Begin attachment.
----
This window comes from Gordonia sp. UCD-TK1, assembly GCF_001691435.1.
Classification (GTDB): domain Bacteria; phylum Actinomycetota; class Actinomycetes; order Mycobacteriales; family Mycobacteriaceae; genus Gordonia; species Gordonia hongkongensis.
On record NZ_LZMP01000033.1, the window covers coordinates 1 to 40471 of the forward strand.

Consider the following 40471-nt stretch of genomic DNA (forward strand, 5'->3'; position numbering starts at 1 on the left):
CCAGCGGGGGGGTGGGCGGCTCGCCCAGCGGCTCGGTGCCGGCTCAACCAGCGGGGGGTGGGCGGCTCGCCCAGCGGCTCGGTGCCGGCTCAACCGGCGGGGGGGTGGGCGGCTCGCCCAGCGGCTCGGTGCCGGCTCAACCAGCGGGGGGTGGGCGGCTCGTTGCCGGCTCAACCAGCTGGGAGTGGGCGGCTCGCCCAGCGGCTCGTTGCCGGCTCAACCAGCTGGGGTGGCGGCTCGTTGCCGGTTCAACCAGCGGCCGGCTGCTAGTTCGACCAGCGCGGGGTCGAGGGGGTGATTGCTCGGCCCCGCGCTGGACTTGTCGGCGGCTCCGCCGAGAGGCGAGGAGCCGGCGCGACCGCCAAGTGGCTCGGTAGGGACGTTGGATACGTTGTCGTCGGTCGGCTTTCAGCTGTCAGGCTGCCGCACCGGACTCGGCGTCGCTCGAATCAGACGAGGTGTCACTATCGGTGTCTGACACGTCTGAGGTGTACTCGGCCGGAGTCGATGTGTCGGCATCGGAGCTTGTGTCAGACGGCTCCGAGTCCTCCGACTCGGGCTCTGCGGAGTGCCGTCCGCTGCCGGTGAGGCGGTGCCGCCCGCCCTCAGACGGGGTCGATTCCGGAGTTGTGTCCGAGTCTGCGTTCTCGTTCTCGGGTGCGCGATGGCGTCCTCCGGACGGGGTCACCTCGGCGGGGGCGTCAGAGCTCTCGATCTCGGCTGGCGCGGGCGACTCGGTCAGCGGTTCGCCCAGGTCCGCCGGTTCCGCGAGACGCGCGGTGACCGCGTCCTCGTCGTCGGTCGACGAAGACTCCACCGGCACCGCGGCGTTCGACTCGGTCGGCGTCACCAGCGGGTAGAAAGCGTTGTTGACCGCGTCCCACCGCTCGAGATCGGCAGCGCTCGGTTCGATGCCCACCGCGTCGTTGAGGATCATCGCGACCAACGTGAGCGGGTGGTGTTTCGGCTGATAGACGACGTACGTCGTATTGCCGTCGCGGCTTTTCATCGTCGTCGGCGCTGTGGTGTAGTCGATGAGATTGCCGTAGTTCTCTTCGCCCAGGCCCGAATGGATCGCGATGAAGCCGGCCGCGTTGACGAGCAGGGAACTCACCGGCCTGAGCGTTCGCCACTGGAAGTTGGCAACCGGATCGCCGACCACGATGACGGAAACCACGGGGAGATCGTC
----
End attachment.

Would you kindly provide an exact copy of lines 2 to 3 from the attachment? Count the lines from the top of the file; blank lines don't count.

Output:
Classification (GTDB): domain Bacteria; phylum Actinomycetota; class Actinomycetes; order Mycobacteriales; family Mycobacteriaceae; genus Gordonia; species Gordonia hongkongensis.
On record NZ_LZMP01000033.1, the window covers coordinates 1 to 40471 of the forward strand.